I find it very difficult to let things go and not bother me. I usually hang on to the hurt and review the play by play in my head long after. This past Sunday, when we visited a local Byzantine Catholic Church, an old lady was visibly annoyed with us. During the sermon, little Eric was unable to stay still.
I was holding John on my lap because he was a bit overwhelmed in a new place, and Nathaniel was dealing with Gregory and David. So, Eric slipped away and decided to spin around in a circle right in the middle of church. Then he looked up and smiled at everyone. He was as sweet as can be, but he was a disruption.
Then I heard a loud “humph” from the back and looked up to see the woman staring daggers at me. In a parish as small as that one, Eric’s distraction could go unnoticed. Nathaniel quickly grabbed him and placed the wild little man on his lap. Just a bit after that, another child was being incredibly defiant, so I picked up Eric while I was pulling the other child by his arm and left the church. What a great first impression we had made.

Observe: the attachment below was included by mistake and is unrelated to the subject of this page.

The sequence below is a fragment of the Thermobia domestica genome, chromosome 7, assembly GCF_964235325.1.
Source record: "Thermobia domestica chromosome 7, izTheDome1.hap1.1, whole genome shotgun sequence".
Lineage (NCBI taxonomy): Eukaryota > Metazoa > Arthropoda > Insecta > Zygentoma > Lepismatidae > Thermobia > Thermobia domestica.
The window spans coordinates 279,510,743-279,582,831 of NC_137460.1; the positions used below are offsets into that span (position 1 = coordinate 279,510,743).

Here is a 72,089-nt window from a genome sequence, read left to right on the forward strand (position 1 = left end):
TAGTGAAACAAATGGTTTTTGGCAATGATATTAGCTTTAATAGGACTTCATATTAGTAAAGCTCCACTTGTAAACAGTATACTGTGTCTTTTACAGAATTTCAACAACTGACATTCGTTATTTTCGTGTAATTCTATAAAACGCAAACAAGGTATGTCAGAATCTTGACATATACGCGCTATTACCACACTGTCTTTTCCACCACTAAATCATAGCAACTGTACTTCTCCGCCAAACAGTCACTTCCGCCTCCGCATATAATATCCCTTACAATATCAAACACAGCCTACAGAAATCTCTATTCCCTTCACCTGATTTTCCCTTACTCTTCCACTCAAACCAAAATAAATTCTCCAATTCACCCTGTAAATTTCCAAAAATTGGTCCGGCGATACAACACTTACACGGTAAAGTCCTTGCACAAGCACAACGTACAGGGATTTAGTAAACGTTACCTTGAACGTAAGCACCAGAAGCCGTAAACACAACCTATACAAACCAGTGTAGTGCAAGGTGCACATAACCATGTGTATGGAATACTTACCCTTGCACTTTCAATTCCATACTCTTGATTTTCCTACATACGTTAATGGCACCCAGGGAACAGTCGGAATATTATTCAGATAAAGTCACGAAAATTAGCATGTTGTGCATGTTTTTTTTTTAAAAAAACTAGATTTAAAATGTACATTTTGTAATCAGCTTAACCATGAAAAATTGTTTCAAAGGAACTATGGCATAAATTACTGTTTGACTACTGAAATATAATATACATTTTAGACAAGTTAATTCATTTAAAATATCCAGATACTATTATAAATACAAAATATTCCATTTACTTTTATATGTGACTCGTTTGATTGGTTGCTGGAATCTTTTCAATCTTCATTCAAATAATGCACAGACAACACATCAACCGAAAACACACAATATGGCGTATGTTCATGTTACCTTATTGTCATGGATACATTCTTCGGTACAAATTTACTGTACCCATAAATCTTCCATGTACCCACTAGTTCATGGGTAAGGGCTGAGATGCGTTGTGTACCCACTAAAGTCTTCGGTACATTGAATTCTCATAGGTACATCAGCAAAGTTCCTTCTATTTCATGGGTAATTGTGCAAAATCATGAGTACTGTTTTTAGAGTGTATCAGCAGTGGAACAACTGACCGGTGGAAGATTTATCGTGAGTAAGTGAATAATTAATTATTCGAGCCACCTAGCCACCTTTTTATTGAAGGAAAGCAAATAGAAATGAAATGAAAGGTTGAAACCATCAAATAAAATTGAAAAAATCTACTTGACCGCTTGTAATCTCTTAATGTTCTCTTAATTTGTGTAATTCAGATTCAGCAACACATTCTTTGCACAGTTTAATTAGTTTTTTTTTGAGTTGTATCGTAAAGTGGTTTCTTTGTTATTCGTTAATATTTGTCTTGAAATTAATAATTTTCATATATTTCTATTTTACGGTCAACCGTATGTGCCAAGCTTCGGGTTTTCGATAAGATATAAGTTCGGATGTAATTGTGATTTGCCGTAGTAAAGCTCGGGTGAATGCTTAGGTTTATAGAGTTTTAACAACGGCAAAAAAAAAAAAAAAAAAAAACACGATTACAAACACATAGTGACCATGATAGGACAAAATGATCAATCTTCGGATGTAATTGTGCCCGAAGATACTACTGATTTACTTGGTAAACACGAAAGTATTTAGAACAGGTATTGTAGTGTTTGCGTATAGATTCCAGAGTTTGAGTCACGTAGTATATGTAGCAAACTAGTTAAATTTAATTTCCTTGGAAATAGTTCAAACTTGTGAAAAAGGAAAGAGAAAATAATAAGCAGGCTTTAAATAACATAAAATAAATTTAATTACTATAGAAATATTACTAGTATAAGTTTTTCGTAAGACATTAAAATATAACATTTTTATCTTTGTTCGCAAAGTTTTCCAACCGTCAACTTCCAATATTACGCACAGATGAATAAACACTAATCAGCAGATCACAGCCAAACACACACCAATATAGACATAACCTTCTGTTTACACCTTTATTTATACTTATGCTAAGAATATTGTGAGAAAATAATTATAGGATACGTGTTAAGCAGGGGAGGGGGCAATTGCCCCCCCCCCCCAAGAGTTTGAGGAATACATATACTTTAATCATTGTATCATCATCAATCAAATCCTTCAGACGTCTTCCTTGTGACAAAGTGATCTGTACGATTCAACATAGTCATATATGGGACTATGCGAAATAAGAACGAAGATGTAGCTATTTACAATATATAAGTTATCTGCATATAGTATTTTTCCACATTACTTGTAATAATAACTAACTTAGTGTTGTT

Needless to say, I was incredibly discouraged by the time we drove out of the parking lot. At our parish in Kentucky, we had a system that worked for us. That doesn’t mean it was easy; dealing with five young children in church is never easy, but we did have their godparents and friends who would help out. I rarely felt completely alone, even if I did feel overwhelmed.
Recently, Sarah wrote a good post called “How to Encourage that Young Mother at Church.” I recommend this for everyone, whether you have children or not. It is so important to encourage those who are struggling. And I guarantee that, at one time or another, every parent is struggling in church. Thankfully, in the end, the struggle is worth it.